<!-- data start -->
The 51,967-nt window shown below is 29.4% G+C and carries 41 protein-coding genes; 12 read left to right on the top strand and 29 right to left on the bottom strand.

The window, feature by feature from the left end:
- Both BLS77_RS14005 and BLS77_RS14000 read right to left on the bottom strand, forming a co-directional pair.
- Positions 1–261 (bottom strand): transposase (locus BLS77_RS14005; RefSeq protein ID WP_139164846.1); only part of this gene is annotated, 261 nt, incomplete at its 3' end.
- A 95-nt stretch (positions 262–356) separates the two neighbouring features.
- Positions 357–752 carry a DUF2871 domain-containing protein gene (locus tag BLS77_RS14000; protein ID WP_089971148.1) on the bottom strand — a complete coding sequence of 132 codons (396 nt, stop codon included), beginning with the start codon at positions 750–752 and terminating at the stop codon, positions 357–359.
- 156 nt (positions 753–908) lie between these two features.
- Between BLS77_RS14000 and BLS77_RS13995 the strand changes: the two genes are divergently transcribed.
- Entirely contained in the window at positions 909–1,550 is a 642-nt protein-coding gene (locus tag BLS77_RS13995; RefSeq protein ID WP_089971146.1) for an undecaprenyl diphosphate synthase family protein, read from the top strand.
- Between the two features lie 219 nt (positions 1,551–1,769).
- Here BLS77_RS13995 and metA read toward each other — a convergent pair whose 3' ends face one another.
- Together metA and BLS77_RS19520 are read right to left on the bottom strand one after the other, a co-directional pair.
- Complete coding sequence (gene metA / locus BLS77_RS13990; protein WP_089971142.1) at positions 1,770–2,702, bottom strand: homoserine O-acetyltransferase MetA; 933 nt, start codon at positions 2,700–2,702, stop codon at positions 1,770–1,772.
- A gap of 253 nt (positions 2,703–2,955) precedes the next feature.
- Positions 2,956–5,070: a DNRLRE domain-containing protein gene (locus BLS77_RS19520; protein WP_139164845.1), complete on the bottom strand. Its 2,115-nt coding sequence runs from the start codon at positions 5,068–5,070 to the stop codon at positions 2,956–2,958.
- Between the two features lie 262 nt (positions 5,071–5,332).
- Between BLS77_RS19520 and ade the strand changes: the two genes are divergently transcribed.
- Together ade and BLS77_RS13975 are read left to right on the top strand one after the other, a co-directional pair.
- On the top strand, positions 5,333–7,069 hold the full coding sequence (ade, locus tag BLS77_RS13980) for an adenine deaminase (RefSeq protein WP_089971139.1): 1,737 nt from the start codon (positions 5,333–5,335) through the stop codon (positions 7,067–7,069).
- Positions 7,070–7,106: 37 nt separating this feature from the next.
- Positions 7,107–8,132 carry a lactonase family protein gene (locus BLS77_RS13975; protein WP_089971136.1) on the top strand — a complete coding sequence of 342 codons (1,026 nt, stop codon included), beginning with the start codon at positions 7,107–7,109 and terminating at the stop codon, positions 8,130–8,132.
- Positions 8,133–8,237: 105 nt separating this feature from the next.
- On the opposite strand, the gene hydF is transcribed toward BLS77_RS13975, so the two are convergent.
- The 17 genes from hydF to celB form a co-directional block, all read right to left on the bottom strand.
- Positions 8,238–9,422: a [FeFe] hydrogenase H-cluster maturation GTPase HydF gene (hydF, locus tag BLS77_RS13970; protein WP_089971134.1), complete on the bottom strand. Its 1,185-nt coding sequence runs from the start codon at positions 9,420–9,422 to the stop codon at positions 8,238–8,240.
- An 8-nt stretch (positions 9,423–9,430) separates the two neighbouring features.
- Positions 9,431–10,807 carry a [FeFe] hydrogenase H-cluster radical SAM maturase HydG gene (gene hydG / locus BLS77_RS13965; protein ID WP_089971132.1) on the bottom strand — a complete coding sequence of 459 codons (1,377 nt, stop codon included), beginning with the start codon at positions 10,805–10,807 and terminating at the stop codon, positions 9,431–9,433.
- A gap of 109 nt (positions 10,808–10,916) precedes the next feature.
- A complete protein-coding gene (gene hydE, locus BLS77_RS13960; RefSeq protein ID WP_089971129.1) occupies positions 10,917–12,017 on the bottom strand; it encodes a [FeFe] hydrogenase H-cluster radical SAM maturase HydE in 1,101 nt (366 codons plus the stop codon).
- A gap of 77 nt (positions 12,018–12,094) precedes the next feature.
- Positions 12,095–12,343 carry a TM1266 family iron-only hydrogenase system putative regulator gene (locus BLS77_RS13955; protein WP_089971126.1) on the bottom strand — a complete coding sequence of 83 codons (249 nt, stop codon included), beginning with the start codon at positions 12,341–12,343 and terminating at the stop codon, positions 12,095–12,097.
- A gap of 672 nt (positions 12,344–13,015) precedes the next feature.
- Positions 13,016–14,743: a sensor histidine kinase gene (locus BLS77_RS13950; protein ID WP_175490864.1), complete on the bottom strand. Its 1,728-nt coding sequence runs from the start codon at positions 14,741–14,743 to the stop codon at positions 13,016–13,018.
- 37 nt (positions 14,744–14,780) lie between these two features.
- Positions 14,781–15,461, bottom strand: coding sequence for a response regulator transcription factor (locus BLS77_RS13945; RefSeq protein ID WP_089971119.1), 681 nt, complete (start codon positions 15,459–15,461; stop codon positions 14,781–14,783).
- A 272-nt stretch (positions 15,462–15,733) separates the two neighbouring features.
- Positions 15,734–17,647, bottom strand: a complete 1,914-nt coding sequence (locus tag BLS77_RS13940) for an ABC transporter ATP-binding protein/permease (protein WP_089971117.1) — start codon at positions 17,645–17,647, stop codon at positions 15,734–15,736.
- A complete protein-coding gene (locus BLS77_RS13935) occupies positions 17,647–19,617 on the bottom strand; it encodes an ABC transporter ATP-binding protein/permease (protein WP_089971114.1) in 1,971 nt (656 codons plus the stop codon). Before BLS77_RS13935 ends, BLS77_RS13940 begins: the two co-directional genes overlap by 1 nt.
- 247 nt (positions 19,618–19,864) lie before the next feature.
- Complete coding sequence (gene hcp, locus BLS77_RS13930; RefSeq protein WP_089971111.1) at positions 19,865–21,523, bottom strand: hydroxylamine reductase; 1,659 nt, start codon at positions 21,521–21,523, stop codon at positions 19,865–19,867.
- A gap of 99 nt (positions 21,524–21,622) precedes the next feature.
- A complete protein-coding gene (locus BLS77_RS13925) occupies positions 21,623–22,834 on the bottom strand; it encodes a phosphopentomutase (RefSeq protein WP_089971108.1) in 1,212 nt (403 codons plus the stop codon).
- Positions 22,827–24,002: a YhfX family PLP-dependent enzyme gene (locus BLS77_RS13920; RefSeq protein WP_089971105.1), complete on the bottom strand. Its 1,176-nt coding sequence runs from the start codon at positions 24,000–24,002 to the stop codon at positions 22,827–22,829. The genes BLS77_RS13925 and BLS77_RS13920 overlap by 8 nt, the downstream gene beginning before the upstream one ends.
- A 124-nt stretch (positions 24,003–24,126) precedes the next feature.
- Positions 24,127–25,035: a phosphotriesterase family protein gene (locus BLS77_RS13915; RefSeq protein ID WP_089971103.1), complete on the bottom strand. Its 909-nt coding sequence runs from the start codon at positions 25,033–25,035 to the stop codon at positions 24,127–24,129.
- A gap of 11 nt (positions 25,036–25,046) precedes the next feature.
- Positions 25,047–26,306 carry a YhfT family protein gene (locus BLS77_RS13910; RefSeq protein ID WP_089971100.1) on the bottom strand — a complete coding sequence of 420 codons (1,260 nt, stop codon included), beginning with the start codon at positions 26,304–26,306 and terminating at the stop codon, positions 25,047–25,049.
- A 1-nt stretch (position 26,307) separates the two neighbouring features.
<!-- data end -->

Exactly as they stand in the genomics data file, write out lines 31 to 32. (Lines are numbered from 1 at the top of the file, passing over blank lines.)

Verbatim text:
- Positions 12,095–12,343 carry a TM1266 family iron-only hydrogenase system putative regulator gene (locus BLS77_RS13955; protein WP_089971126.1) on the bottom strand — a complete coding sequence of 83 codons (249 nt, stop codon included), beginning with the start codon at positions 12,341–12,343 and terminating at the stop codon, positions 12,095–12,097.
- A gap of 672 nt (positions 12,344–13,015) precedes the next feature.